Home > News > Industry News > Chinese artwork from Vatican o.....


Chinese artwork from Vatican on show at Palace Museum

  • Author:Linki
  • Source:http://www.tingvoa.com/html
  • Release on:2019-05-29
Chinese artwork from Vatican on show at Palace Museum

For people who are familiar with Leonardo da Vinci's painting The Last Supper, the version being exhibited at the Palace Museum in Beijing may look familiar yet peculiar.

There is Jesus Christ and his 12 apostles, but each character has a Chinese face and wears traditional Chinese clothes, and Chinese dishes are on the table.

In another painting, Mary, Jesus Christ and an angel are in a typical Chinese garden in which there is a towering rock. The composition may recall traditional figurative painting from the Song Dynasty (960-1279).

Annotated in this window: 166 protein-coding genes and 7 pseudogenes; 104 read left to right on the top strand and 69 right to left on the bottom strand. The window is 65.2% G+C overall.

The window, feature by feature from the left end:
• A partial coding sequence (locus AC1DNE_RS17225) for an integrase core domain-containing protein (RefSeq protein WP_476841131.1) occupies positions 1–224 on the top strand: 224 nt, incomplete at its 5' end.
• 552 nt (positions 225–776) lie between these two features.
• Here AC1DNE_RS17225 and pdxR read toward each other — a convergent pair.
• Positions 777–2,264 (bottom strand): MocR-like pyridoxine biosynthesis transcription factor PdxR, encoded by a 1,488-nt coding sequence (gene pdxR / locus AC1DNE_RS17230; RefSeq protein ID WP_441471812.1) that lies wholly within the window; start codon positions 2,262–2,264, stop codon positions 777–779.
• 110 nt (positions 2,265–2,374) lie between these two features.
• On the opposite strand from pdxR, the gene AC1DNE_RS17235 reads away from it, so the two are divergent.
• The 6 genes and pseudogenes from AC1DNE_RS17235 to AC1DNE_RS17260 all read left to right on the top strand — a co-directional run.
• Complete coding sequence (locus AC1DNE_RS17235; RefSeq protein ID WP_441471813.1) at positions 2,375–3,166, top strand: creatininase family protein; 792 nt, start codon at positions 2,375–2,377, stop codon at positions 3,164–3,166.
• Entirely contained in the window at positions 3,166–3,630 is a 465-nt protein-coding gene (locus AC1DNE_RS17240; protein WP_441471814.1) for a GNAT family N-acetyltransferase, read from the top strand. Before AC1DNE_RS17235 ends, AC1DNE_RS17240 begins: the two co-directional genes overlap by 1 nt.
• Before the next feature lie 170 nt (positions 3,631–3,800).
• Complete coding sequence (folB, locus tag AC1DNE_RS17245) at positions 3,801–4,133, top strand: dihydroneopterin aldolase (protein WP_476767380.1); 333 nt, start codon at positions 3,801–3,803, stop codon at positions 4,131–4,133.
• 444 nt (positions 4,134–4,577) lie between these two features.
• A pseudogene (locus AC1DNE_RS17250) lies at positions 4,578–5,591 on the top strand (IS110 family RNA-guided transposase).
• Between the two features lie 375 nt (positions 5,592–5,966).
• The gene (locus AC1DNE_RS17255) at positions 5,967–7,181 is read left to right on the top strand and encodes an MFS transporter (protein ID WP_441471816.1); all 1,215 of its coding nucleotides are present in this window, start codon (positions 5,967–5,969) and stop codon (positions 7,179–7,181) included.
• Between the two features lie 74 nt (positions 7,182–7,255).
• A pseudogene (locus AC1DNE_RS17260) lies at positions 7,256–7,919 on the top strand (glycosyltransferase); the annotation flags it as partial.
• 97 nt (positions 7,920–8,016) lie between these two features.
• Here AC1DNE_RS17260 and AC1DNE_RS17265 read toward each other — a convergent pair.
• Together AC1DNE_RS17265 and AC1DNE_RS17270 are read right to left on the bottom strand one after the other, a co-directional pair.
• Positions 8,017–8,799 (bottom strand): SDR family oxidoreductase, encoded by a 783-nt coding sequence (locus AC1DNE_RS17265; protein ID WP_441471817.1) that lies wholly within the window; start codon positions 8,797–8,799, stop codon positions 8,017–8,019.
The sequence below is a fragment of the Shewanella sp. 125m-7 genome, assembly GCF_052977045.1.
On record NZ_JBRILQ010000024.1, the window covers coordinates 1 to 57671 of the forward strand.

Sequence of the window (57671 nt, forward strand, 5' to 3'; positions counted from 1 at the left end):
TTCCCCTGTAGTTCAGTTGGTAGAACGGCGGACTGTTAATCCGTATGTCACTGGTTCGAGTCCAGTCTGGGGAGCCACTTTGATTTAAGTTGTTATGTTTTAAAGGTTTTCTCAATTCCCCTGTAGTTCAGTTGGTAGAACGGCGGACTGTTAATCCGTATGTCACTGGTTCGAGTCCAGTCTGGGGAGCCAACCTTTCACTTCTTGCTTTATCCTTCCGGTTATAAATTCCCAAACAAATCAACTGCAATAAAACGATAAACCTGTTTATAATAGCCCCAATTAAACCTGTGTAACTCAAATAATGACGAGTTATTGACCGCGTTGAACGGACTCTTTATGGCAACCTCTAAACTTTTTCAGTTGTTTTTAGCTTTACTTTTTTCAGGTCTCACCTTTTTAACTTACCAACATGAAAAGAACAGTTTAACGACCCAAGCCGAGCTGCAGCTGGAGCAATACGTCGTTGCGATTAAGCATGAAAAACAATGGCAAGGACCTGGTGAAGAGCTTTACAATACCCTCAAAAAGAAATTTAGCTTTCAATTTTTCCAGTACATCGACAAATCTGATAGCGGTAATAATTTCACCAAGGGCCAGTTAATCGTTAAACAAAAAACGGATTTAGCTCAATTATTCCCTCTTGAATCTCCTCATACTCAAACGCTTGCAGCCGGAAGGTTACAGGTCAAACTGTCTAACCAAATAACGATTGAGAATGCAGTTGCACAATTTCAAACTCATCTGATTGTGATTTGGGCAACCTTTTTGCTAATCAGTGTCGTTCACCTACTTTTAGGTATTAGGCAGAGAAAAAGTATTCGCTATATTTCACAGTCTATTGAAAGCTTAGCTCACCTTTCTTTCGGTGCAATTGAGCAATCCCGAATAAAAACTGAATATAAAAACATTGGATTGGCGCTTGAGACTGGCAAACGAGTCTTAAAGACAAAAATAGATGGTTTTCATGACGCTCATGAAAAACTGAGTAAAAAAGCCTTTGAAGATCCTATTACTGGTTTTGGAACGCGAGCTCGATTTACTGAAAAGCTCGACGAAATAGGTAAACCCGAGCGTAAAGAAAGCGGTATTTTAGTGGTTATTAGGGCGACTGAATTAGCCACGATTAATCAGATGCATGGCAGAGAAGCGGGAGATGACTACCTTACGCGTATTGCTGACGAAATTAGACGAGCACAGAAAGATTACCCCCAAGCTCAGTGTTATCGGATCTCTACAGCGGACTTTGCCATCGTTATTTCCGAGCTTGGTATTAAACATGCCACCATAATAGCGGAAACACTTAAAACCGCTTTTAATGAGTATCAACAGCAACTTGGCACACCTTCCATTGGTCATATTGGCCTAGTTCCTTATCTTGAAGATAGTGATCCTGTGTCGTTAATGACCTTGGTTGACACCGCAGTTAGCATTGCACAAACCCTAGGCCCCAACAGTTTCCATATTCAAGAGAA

Both works from the early 20th century are among many examples showing how Catholic art got localized in China, and point to the frequent communication among different cultures.

Beauty Unites Us: Chinese Art from the Vatican Museums, the first exhibition of Chinese artifacts on loan from the Vatican, opened on Tuesday at the Palace Museum, China's former imperial palace from 1420 to 1911, which is also known as the Forbidden City.

Paolo Nicolini, delegate for the administrative-management sectors of the Vatican Museums, said that the exhibition is a result of continuous cooperation since 2016, when he visited China to attend the inaugural Silk Road International Cultural Expo in Dunhuang, Gansu province.

"Fine arts cannot be locked in a safe," Nicolini said. "It should embrace the whole world, and open doors to all people, no matter which philosophy they have. These Chinese art items are symbols of friendship, which will be further enhanced by this exhibition."

"The friendship we have built makes our minds broader and horizons wider," he said. "Beauty keeps us united and it will continue to do so in the future."

The Palace Museum selected 12 treasures from its inventory to present at the exhibition, including Eight Horses, by Giuseppe Castiglione, the 18th-century Italian Jesuit painter who worked for Chinese royal family, and a painting by Wu Li, an early Qing Dynasty artist who was also a Catholic.